Excavations at Tel Michal, Israel was first published in 1989. Minnesota Archive Editions uses digital technology to make long-unavailable books once again accessible, and are published unaltered from the original University of Minnesota Press editions.
The archaeological site known today as Tel Michal lies north of Tel Aviv on Israel's coastal plain, high on a barren windswept cliff overlooking the Mediterranean. Lacking the arable soil that might have encouraged permanent settlement - most of the region is covered with sand dunes - Tel Michael was probably a maritime station for military or commercial use during its period of occupation, which extended intermittently from the Canaanite Period (Middle Bronze Age II, about 2000 B.C.) through the Early Arab Period (ninth century A.D.). The site's archaeological remains are not confined to a single ancient tel or mound but are dispersed over five hills, where, despite severe erosion, seventeen strata have been excavated, yielding particularly rich and extensive finds in the Persian period.
The excavations at Tel Michal were conducted over a period of four summers, from 1977 through 1980, by a consortium that included Tel Aviv University and the University of Minnesota. As the first phase in a much broader regional project, Tel Michal drew together a multinational group of scholars and students in a cooperative, interdisciplinary effort like that pioneered in Greek archaeology by the Minnesota Messenia Expedition. Experts in traditional archaeological fields—pottery, architecture, numismatics—were joined by geologists, metallurgists, botanists, zoologists, and materials scientists; 43 of these participants have contributed to this full report of the excavations.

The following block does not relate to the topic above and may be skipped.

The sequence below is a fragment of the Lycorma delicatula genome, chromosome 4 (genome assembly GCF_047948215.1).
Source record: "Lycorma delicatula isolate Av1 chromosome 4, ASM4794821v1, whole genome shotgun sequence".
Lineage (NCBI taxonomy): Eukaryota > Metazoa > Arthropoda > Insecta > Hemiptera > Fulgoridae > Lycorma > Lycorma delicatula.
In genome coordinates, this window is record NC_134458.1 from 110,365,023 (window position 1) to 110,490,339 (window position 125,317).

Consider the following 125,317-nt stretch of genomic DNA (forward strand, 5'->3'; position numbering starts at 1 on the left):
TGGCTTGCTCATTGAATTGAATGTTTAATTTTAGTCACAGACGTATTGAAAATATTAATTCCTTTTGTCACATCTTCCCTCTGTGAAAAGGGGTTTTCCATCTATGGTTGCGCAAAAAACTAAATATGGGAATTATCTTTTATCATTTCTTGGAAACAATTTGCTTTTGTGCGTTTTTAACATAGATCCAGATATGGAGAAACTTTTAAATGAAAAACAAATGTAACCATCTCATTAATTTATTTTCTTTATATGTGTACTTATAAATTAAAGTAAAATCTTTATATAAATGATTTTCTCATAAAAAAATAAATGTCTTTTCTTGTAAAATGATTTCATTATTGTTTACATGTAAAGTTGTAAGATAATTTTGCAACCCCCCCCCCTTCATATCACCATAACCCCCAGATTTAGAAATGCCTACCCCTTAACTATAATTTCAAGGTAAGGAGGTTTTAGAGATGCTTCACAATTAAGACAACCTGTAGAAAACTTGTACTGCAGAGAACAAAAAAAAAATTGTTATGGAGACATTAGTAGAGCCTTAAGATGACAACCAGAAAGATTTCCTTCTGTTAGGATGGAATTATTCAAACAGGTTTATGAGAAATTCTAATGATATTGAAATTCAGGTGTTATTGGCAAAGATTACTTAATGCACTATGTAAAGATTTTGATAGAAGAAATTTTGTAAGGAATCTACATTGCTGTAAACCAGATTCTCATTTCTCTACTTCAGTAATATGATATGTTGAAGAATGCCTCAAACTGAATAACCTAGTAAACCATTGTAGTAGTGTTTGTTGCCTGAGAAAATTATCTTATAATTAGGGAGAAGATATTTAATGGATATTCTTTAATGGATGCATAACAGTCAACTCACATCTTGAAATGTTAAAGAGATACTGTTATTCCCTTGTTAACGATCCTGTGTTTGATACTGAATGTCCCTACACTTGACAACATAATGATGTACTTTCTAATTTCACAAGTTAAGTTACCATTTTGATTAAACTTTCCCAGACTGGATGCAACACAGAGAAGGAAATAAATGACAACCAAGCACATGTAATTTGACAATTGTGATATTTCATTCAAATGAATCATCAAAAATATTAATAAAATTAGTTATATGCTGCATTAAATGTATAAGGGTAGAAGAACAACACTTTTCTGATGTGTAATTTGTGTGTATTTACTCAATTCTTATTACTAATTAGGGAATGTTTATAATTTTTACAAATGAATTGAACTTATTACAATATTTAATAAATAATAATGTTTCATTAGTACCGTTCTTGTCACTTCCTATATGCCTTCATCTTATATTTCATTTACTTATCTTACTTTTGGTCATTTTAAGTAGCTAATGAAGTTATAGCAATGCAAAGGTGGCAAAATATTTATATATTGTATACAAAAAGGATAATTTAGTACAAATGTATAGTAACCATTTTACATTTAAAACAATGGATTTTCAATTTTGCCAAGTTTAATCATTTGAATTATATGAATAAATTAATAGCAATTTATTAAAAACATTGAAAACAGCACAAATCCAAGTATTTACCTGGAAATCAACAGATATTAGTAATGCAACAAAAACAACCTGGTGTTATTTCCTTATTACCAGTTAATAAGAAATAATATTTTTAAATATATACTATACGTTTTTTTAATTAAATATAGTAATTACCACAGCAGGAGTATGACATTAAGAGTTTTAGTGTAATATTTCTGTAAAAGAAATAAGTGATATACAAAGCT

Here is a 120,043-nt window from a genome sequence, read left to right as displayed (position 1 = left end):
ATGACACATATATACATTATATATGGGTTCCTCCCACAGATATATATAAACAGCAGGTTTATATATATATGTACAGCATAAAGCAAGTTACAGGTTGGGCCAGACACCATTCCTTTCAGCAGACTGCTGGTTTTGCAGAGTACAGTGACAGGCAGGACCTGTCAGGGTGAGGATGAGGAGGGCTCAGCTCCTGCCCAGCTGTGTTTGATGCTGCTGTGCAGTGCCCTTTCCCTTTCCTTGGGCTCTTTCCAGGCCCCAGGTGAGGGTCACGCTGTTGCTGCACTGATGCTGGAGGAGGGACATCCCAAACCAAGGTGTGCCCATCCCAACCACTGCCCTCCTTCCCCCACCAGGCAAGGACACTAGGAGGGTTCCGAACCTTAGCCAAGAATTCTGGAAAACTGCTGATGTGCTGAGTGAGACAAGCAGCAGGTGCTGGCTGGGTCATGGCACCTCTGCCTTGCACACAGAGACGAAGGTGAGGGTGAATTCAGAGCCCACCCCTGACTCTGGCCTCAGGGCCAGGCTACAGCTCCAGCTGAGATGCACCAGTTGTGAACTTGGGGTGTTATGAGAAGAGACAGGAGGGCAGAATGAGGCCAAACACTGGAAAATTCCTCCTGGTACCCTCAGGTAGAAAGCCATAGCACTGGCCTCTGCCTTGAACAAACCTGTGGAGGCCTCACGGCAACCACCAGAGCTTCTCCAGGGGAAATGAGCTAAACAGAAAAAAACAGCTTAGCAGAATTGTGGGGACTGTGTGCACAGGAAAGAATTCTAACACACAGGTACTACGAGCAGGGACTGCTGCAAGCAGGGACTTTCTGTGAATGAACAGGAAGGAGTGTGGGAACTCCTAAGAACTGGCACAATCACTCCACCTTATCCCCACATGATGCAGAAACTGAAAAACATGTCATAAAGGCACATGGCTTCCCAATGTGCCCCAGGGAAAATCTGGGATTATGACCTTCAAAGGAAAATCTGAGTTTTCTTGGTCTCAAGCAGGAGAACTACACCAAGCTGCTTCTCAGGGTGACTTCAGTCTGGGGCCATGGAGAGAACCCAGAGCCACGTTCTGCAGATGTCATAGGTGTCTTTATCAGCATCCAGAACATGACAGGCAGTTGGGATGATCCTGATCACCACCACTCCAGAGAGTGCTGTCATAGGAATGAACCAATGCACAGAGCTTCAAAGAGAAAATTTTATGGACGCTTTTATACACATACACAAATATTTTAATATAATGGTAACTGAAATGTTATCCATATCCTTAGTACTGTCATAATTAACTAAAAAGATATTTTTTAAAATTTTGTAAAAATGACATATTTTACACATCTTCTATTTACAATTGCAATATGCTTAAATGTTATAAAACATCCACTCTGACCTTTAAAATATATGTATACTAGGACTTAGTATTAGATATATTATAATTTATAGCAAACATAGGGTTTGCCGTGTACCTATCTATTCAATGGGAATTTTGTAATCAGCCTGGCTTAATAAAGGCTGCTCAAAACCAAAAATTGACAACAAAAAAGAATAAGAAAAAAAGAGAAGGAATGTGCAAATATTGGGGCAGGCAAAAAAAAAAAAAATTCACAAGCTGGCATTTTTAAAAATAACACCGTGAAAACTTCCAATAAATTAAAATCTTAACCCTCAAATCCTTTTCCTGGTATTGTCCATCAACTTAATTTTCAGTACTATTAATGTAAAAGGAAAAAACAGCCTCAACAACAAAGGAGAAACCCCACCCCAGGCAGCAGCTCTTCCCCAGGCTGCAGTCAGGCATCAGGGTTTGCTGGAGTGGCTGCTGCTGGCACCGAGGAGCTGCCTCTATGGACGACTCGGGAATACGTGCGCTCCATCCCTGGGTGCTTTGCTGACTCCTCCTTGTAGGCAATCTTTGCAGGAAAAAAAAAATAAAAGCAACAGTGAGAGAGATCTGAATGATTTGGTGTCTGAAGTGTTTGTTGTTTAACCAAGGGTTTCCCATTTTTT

The book first traces the historical geography and settlement patterns of Tel Michal and its environs, then covers the stratigraphy and architecture of its settlements during the Bronze and Iron ages and the Persian, Hellenistic, and Arab periods. Included in this historical section are chapters on pottery and on special finds like the Iran Age winepresses, the Persian cemetery, and the Roman fortress. Subsequent chapters deal with the region's geology and its botanical and skeletal remains; with computerized, petrographic, and chemical modes of analysis; and with metal and flint objects, numismatics, and small finds like seals, glass artifacts, beads and pendants. Illustrated throughout with line drawings and tables, by photographs of the excavation site and many of the artifacts found there.